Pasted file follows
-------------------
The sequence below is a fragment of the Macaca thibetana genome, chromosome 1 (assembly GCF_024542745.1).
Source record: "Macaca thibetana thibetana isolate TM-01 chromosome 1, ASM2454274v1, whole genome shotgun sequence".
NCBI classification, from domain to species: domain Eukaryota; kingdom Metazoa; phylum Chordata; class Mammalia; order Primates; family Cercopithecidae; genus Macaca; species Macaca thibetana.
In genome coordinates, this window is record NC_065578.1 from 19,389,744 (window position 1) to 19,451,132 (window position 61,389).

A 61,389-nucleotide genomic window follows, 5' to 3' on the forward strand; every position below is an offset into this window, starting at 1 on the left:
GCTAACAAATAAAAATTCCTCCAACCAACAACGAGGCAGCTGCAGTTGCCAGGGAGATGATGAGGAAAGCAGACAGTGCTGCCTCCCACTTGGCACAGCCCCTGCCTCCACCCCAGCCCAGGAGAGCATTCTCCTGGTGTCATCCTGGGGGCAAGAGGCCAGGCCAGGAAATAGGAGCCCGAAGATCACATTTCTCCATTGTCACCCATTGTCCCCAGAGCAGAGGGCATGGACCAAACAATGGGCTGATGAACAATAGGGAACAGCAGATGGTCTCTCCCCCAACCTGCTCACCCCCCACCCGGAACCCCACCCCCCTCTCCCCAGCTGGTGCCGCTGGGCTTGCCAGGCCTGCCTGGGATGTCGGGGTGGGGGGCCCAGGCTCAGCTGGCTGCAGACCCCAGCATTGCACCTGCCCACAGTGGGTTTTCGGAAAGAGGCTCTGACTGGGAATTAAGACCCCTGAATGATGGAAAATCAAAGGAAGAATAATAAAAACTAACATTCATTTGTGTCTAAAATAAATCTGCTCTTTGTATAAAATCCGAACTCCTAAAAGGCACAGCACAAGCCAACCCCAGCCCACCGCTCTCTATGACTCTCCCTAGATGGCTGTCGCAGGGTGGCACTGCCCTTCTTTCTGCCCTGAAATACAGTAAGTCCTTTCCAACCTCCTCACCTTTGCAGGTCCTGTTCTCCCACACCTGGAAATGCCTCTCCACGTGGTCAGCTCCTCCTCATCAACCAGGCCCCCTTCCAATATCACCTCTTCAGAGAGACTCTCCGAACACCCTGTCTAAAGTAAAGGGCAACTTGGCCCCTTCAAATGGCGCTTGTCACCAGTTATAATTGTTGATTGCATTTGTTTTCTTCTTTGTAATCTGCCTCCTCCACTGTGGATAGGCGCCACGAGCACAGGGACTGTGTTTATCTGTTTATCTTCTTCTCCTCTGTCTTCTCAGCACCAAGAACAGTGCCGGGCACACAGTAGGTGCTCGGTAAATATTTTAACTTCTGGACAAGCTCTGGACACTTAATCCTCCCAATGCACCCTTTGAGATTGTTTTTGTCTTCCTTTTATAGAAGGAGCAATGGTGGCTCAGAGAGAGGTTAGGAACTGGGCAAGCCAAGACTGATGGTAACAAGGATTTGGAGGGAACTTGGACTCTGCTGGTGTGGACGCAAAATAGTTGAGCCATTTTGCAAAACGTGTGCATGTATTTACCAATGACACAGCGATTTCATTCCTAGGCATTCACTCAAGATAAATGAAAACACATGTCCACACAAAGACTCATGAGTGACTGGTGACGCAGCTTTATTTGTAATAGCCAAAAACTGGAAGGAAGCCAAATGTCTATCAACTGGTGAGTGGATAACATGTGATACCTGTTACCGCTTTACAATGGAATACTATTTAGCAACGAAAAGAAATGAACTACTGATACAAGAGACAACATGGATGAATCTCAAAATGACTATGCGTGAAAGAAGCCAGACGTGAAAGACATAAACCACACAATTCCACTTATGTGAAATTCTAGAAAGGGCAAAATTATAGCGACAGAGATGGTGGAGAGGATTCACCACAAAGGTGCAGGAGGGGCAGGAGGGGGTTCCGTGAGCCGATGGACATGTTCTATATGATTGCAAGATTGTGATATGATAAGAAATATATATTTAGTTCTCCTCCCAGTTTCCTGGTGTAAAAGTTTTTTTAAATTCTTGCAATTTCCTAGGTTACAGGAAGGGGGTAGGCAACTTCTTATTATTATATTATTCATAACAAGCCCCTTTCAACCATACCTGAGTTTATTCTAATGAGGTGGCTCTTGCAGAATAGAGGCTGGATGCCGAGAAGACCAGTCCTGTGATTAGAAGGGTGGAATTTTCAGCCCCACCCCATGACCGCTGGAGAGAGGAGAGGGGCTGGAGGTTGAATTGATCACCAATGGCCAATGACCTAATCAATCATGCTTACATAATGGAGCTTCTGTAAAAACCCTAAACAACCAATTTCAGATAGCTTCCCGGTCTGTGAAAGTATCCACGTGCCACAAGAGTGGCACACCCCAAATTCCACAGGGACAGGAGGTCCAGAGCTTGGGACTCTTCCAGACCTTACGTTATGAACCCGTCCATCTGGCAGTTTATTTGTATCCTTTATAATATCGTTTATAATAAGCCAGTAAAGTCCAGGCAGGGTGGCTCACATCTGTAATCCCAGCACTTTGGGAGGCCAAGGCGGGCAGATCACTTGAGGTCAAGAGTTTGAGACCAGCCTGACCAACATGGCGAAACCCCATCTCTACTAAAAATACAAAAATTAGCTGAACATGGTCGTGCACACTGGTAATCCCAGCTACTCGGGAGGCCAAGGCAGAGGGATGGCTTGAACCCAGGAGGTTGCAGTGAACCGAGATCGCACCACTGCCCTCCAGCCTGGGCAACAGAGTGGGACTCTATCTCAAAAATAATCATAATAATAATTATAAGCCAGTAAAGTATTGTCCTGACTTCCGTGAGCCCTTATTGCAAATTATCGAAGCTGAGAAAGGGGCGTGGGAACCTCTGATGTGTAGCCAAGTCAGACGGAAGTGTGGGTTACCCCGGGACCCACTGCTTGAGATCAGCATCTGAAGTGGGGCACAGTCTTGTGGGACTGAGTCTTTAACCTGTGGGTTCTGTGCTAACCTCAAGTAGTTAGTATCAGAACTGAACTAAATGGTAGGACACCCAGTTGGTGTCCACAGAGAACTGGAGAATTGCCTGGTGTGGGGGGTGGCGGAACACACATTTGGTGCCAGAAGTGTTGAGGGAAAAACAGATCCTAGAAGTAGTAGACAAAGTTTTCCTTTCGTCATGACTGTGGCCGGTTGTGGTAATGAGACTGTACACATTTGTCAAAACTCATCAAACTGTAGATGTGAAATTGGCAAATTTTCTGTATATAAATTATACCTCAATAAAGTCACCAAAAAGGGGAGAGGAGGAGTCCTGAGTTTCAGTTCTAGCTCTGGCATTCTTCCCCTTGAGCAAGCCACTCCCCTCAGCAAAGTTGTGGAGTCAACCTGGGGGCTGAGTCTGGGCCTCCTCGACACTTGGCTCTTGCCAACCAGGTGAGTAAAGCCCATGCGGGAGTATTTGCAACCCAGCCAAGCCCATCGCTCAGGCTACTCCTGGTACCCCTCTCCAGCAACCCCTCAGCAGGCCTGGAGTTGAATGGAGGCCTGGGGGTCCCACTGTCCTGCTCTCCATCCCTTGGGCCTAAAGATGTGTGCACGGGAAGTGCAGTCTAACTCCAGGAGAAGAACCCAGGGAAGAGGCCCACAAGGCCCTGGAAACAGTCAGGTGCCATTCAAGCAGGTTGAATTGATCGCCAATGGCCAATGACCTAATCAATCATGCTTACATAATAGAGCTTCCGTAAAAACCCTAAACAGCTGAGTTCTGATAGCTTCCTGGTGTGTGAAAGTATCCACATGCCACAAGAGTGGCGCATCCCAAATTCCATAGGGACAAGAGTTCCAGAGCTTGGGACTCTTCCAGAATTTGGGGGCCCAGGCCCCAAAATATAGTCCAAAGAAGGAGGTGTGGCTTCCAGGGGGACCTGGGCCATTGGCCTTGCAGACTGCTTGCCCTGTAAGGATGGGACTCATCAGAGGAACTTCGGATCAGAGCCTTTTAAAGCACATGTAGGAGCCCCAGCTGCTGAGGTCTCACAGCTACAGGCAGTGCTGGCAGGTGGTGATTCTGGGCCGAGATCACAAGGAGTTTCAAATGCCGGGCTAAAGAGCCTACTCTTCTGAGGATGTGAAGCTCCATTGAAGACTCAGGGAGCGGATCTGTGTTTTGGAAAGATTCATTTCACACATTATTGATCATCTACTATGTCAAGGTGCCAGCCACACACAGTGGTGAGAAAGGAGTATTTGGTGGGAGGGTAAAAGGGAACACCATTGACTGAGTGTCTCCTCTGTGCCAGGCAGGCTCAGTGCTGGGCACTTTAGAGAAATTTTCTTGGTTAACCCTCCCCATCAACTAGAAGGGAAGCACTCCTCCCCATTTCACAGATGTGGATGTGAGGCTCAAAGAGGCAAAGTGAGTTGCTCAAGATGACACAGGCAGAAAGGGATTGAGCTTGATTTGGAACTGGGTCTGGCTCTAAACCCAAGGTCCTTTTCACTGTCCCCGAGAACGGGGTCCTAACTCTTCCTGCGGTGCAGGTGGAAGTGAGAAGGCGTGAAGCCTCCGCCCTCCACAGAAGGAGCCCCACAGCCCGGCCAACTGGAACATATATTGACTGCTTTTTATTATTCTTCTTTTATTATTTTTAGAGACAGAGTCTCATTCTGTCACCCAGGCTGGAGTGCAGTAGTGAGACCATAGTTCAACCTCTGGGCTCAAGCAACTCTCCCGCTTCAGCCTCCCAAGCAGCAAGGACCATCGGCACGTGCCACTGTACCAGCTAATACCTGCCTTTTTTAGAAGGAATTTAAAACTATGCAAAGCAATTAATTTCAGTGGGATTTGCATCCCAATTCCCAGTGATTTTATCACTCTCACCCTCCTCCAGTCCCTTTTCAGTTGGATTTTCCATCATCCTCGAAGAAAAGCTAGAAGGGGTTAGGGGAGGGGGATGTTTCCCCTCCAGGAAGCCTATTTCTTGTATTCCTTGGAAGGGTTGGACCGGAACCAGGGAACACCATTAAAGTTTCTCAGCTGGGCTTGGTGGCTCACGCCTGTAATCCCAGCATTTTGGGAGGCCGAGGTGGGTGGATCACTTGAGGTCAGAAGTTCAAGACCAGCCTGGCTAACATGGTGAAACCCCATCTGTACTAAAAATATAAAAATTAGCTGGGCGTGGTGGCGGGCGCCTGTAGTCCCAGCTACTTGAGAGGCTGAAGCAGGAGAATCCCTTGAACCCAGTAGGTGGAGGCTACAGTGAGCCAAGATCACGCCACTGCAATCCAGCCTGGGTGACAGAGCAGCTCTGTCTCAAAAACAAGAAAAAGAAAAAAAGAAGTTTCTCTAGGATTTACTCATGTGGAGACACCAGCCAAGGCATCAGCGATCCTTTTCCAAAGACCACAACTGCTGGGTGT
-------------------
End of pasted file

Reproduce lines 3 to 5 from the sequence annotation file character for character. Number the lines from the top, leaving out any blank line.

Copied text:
NCBI classification, from domain to species: domain Eukaryota; kingdom Metazoa; phylum Chordata; class Mammalia; order Primates; family Cercopithecidae; genus Macaca; species Macaca thibetana.
In genome coordinates, this window is record NC_065578.1 from 19,389,744 (window position 1) to 19,451,132 (window position 61,389).

A 61,389-nucleotide genomic window follows, 5' to 3' on the forward strand; every position below is an offset into this window, starting at 1 on the left: